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Infrared light control at nano scale for quantum computation

Read time: 4 mins
15 Jun 2022
Infrared light control at nano scale for quantum computation

Valleytronics is an emerging quantum technology that promises high-speed data processing compared to present-day electronics. In valleytronics based quantum computing, valleys—local minima in the energy band structures of electrons—are used to encode, process and store information. One of the ways to switch the valley states is by using infrared light. Valleytronics based quantum computing would need low-cost infrared sources with selective control on the direction of light propagation.

Researchers from IIT Bombay have proposed a new technology platform that uses voltage to control the intensity of light emission and the direction of light propagation. It can be used to control valley states for quantum computing and also to detect chemical molecules, perform biological imaging, or design a brighter light source. The researchers have used a heterostructure of graphene—a two-dimensional material whose optical conductance can be controlled using voltage, and alpha molybdenum trioxide—another layered two-dimensional material whose optical properties are different in different directions—to create the platform. The study was published in the journal De Gruyter Nanophotonics. The study was funded by the Department of Science and Technology, Government of India. The current research is the first time researchers have used voltage to control light in an alpha molybdenum trioxide and graphene heterostructure.

Two-dimensional materials are becoming more and more significant due to their unique and unusual properties, making them suitable for quantum computing and nanotechnology. They are in the form of one-atom-thick sheets. This sheet material exhibits some interesting properties, different from the bulk form of the same material.

The proposed heterostructure has a thin film of alpha molybdenum trioxide over a silicon substrate. On top of alpha molybdenum trioxide is a single layer of graphene attached to a terminal called the gate. The gate is used to apply voltage. The intensity of infrared emission due to the interaction of infra-red light with electrons in graphene can be controlled using voltage. However, more useful and exciting applications are possible if the direction and polarisation of the light can be controlled too. Alpha molybdenum trioxide is an interesting material in which the permittivity of light in different directions in a plane is different. Light of a specific polarisation is blocked in one direction but passes through in another direction. The combined properties of the two materials give rise to a fascinating light emission pattern in the heterostructure plane.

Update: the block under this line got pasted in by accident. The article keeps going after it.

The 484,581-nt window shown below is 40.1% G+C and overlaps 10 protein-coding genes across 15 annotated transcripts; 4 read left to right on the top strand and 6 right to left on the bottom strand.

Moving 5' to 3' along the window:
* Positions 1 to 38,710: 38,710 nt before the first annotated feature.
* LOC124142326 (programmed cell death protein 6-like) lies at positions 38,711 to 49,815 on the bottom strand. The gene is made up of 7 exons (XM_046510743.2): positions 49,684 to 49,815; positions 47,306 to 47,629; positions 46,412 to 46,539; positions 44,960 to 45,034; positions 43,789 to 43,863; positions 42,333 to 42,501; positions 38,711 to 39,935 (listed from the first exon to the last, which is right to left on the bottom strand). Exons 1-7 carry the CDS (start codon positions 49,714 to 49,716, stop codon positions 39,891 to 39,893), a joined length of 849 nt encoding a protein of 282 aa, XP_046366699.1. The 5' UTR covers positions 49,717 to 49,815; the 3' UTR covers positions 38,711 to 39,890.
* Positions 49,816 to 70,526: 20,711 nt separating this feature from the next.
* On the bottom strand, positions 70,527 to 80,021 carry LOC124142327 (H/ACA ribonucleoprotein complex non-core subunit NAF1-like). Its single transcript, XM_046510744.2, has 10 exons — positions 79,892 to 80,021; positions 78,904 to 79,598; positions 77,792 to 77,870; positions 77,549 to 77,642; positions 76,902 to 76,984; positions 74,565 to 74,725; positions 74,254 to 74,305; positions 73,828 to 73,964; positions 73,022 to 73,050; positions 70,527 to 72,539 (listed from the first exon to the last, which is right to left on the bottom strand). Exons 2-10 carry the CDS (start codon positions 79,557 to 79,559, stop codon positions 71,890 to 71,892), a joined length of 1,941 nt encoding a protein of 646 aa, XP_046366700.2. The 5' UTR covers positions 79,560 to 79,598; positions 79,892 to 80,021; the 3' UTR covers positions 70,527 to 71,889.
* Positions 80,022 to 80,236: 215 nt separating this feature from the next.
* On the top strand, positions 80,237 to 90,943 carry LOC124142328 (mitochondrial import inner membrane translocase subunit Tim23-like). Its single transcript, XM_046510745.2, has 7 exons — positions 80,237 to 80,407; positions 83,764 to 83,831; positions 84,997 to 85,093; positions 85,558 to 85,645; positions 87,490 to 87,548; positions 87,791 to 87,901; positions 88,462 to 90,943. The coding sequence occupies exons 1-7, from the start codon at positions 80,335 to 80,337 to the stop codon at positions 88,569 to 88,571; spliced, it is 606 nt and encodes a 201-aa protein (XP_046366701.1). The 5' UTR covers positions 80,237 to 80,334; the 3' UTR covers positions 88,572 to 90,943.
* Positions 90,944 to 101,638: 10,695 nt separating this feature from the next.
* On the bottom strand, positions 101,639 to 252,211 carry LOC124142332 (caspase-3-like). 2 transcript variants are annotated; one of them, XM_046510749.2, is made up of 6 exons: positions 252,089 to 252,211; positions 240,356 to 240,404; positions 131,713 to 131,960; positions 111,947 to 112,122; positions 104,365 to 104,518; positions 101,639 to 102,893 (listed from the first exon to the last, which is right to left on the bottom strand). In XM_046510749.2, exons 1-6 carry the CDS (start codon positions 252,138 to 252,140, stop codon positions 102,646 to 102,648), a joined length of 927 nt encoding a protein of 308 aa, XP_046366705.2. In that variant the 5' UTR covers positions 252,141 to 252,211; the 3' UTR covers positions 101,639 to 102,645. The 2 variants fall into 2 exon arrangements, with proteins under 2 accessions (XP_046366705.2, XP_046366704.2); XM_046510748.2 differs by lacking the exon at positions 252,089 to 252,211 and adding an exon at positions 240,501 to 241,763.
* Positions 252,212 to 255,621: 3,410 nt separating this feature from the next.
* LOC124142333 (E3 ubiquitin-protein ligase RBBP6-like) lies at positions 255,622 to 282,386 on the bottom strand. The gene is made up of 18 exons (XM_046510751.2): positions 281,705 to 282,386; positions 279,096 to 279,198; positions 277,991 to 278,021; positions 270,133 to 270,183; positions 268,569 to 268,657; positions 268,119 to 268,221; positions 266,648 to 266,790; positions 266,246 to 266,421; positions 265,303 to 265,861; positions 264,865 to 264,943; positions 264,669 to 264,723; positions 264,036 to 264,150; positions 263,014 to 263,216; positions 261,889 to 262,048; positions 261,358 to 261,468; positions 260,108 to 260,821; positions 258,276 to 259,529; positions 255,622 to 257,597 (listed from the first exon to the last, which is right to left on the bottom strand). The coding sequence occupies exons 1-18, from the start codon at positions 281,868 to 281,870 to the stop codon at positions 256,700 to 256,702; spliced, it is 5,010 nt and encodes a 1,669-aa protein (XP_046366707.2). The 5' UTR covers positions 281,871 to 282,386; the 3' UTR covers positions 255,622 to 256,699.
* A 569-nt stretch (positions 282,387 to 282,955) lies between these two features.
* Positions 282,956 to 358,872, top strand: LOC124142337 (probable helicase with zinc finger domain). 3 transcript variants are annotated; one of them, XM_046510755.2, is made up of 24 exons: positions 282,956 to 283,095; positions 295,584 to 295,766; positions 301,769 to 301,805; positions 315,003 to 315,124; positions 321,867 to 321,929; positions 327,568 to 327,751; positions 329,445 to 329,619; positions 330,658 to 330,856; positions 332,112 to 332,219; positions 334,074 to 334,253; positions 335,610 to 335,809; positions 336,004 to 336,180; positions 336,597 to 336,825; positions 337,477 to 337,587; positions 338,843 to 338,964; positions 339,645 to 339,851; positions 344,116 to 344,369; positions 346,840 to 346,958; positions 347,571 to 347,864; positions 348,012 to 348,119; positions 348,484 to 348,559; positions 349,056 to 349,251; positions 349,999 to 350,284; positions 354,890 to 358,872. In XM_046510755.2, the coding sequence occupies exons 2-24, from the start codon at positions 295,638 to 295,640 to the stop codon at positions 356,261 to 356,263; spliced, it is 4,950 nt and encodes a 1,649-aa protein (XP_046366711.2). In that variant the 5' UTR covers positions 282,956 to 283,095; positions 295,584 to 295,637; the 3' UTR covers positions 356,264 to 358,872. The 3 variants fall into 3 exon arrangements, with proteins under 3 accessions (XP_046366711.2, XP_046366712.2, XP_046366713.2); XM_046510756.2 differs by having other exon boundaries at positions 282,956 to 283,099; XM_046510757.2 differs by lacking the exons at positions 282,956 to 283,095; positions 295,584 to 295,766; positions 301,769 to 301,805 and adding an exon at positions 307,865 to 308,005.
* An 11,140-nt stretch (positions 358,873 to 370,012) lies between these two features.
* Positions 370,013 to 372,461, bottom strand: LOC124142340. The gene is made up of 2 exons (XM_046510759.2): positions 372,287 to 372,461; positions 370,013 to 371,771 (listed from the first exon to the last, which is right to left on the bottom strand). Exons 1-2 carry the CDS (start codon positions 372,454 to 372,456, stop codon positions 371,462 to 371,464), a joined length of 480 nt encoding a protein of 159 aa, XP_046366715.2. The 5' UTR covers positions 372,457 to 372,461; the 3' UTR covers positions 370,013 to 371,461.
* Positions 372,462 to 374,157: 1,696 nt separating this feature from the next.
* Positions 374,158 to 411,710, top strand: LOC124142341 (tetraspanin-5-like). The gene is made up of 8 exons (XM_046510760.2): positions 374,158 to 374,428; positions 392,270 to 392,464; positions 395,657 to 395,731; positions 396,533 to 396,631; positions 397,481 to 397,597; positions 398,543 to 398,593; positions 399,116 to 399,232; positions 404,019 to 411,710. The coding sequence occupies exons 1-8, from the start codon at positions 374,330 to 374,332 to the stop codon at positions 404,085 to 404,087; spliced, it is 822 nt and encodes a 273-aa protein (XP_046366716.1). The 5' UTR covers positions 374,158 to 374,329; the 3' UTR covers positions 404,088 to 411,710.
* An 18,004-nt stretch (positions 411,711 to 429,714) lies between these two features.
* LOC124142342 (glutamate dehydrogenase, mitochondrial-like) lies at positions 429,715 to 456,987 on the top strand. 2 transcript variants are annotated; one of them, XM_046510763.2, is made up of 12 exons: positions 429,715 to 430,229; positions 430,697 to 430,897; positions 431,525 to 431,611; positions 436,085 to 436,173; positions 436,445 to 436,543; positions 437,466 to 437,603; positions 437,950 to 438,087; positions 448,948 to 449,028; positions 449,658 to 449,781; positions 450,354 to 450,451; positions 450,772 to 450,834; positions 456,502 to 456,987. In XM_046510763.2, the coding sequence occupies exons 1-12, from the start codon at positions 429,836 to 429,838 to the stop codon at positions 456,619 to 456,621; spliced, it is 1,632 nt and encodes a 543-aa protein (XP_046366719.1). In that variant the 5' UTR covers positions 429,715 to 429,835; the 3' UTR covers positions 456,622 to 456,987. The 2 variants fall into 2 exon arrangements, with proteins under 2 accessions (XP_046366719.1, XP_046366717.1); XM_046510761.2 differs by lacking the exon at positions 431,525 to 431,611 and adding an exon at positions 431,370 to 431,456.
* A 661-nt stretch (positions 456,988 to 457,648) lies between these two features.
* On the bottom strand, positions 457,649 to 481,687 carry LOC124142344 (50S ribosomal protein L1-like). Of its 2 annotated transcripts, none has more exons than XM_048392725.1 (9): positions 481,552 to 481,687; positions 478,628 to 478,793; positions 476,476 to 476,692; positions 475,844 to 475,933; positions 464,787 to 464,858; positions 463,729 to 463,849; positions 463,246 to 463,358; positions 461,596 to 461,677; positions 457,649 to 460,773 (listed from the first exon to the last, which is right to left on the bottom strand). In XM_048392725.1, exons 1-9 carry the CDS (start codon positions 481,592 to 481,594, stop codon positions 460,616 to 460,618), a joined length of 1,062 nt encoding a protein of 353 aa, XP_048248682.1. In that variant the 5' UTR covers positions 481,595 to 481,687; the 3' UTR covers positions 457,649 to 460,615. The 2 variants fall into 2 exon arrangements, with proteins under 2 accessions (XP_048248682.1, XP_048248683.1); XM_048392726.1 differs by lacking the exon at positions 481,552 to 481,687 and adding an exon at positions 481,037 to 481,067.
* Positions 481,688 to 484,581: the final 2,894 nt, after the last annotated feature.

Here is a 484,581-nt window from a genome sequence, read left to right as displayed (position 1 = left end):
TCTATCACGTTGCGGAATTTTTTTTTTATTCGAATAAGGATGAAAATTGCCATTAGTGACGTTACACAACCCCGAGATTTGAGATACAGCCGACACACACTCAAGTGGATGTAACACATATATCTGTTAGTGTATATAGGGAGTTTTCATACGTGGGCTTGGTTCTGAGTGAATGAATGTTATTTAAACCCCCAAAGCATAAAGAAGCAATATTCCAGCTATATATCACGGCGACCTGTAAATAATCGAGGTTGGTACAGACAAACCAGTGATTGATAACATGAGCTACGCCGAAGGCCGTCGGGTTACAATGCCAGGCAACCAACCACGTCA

Image: The spontaneous emission pattern of the researchers’ heterostructure shows an interesting pattern as the gate voltage changes.

“The heterostructure provides the benefit of large operational bandwidth and higher propagation distance which we do not obtain from any one material individually. Along with that, we can control the direction of propagation either by using voltage or the polarisation state of the incident light, or both,” says Dr Saurabh Dixit, a researcher of the current work.

The researchers made use of the Purcell effect, a quantum phenomenon that suggests that spontaneous emission of light from a molecule can be enhanced by changing the dielectric permittivity (the ability of a material to store electromagnetic energy) of the medium surrounding it.

“We leverage the Purcell effect phenomenon by using voltage to tune the dielectric permittivity of the proposed platform using graphene. Being able to control the emission pattern of light from an emitter in the vicinity of the proposed platform thus allows one to address the valley qubit easily,” says Mr Aneesh Bapat, a researcher of the current study. 

The researchers used mathematical analysis and computer simulations to analyse the properties of the proposed heterostructure. They showed that the proposed platform could provide a convenient way to realise valleytronics devices.

“This is an important development since the technology for applying precise voltages is already mature even at the nanoscale. Hence our approach makes it easy to bring an on-chip realisation of valleytronics based quantum circuits,” says Prof Kumar, who led the research.

The platform can also be used for other applications such as sensing biomolecules and cooling nano sized electronic circuits. It opens new avenues for applications in quantum interference, gate tunable planar refraction devices, emission pattern engineering and quantum field entanglement.

This article has been run past the researchers, whose work is covered, to ensure accuracy.